A Finance blog by Paul Bennion.

The start of the new financial year is a good time to enter the investment property market for the first time. However, the harsh financial reality means that many first time investors will never go beyond their first property. Simple mistakes can hold investors back from expanding their property portfolio and growing wealth.

Generally, the very first investment property purchase will determine your success in building a successful property portfolio so it’s important to do as much research as possible before investing.

Follow our ‘Dos and Don’ts’ to avoid some of the common mistakes made by first time investors:

  • DO choose an interest-only loan over a principal and interest loan.
  • The interest component of the loan is the only part of a home loan that is deductible for tax purposes and the amount of money you spend paying off the principal limits your cash flow to purchase additional properties.
  • DO undertake a tax depreciation schedule at the time of settlement, using a professional tax depreciation company. If don’t complete your tax depreciation report at settlement you may not be able to claim the generous tax depreciation benefits you are entitled to. These can equate to 60% of the purchase price of your property, and this cash flow can assist you to buy additional properties.
  • DON’T buy an older property that can drain your finances through maintenance costs. New buildings can come with a builders’ warranty and older properties tend to have less attractive tax depreciation benefits.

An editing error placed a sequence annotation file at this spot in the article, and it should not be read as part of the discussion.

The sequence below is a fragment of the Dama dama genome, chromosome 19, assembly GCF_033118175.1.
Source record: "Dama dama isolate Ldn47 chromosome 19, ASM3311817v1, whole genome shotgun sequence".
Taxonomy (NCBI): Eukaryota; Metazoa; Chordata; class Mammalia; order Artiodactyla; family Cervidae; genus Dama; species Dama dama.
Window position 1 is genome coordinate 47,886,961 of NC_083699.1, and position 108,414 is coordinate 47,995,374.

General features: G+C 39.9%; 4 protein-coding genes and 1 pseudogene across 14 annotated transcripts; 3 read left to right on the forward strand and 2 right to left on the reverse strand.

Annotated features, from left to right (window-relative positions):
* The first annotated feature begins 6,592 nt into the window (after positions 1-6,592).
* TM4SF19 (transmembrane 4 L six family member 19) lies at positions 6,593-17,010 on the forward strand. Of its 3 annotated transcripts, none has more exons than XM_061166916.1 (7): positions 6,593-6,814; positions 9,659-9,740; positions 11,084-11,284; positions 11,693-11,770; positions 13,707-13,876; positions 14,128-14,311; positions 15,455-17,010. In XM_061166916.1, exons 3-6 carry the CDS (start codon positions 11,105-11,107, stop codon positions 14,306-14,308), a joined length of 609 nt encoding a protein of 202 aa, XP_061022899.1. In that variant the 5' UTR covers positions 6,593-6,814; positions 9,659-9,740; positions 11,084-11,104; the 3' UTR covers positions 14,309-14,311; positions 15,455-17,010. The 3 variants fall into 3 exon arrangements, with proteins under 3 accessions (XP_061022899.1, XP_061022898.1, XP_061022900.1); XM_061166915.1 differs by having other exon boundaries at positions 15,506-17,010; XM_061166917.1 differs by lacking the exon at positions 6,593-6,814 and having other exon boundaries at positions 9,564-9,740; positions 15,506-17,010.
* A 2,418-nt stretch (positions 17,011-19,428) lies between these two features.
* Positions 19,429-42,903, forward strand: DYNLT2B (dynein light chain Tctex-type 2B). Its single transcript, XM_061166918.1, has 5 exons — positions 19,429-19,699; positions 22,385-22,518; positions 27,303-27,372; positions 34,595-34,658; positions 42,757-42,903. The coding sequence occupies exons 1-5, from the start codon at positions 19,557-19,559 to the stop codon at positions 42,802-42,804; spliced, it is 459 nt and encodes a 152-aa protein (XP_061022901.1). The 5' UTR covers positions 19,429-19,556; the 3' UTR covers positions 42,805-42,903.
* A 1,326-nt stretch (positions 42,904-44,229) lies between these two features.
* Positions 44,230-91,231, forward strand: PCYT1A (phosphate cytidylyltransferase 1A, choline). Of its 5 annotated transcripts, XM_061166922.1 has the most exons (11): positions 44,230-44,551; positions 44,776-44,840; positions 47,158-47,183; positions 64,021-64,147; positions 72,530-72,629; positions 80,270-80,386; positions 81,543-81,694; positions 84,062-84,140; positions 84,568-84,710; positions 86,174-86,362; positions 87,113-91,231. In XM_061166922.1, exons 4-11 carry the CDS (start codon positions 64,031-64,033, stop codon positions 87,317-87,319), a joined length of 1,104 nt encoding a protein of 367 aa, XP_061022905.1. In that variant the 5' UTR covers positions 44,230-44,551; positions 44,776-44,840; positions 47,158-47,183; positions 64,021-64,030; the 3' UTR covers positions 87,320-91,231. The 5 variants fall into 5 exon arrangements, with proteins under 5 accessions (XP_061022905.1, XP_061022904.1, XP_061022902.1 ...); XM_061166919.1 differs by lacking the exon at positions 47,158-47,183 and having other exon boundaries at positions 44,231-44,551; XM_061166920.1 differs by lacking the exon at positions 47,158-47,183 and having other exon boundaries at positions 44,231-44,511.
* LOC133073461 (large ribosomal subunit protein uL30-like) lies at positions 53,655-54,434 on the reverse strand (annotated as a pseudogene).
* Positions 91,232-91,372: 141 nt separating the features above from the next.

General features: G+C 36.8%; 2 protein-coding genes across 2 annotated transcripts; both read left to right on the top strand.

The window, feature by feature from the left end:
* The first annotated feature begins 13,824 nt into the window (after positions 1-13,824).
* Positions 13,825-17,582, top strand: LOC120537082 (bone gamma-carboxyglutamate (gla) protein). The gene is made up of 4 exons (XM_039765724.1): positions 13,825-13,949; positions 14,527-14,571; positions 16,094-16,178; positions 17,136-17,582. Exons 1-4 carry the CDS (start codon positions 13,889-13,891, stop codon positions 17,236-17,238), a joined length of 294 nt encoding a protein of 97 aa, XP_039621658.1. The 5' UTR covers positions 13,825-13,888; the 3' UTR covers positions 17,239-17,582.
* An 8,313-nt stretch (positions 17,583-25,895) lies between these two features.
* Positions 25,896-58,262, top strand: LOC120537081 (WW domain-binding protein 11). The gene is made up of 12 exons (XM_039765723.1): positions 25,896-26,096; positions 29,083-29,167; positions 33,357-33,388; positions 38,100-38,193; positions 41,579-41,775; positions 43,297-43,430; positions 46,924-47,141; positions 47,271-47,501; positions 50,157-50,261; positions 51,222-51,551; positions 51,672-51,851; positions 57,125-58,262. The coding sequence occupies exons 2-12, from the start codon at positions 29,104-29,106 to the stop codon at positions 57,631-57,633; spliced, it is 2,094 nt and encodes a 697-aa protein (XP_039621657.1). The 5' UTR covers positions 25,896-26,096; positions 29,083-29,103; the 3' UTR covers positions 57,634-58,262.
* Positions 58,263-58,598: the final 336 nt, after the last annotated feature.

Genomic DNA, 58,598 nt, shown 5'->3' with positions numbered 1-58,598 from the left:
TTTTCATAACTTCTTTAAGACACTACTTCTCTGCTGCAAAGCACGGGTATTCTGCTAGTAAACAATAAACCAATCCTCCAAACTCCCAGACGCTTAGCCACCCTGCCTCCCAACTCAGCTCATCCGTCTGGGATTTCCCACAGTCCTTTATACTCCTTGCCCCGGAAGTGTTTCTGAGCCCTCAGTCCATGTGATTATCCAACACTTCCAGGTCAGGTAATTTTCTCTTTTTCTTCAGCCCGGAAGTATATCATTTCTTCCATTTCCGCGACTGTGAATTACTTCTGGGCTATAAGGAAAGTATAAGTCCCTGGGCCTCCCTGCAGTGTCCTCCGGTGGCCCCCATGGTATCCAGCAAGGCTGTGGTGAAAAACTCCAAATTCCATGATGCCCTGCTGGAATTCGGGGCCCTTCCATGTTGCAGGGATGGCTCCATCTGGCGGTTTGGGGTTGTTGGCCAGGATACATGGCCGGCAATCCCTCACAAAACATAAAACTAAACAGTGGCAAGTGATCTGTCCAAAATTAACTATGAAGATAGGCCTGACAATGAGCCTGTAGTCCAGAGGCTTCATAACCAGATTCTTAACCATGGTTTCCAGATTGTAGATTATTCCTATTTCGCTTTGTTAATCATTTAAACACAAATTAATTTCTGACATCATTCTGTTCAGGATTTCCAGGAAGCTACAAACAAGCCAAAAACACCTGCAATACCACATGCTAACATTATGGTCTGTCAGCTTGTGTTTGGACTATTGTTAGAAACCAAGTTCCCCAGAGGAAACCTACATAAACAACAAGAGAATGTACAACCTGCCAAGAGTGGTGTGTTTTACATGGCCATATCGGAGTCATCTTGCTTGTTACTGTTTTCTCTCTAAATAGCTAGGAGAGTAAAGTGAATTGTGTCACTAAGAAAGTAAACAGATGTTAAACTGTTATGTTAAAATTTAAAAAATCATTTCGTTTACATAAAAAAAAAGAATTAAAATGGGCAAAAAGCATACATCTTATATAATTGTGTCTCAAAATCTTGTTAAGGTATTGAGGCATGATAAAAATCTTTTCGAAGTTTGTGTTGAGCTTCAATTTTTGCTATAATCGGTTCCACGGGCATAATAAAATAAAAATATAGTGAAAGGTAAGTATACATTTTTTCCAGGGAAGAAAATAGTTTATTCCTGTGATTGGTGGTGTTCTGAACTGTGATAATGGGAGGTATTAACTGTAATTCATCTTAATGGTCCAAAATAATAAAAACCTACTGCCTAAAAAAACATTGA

• DO conduct a full assessment of the true cost of buying and holding the property. Consider additional costs such as strata fees that can eat into your cash flow and limit your buying power.
  • DO buy a property in an area attractive to tenants. Properties not located in close proximity to shops or transport generally have higher vacancy rates and lower rents.
  • DON’T buy in an area where there is an oversupply of properties. Rents will be low and capital growth rates limited. Without capital growth, you may not have enough future equity to use as security to purchase additional properties.
  • DON’T try to select your tenant yourself. Use a professional, reliable property management company. First time investors who experience a bad tenant who doesn’t pay rent or who damages the property will often sell their property because of the financial losses incurred.
  • DON’T buy with the view to a quick return. An investment property should be viewed as a long term investment and stepping stone to purchasing a portfolio of properties that will fund your retirement. Watch out for properties that may be overvalued or have artificial rental returns built into the purchase price that cannot be sustained over the long term.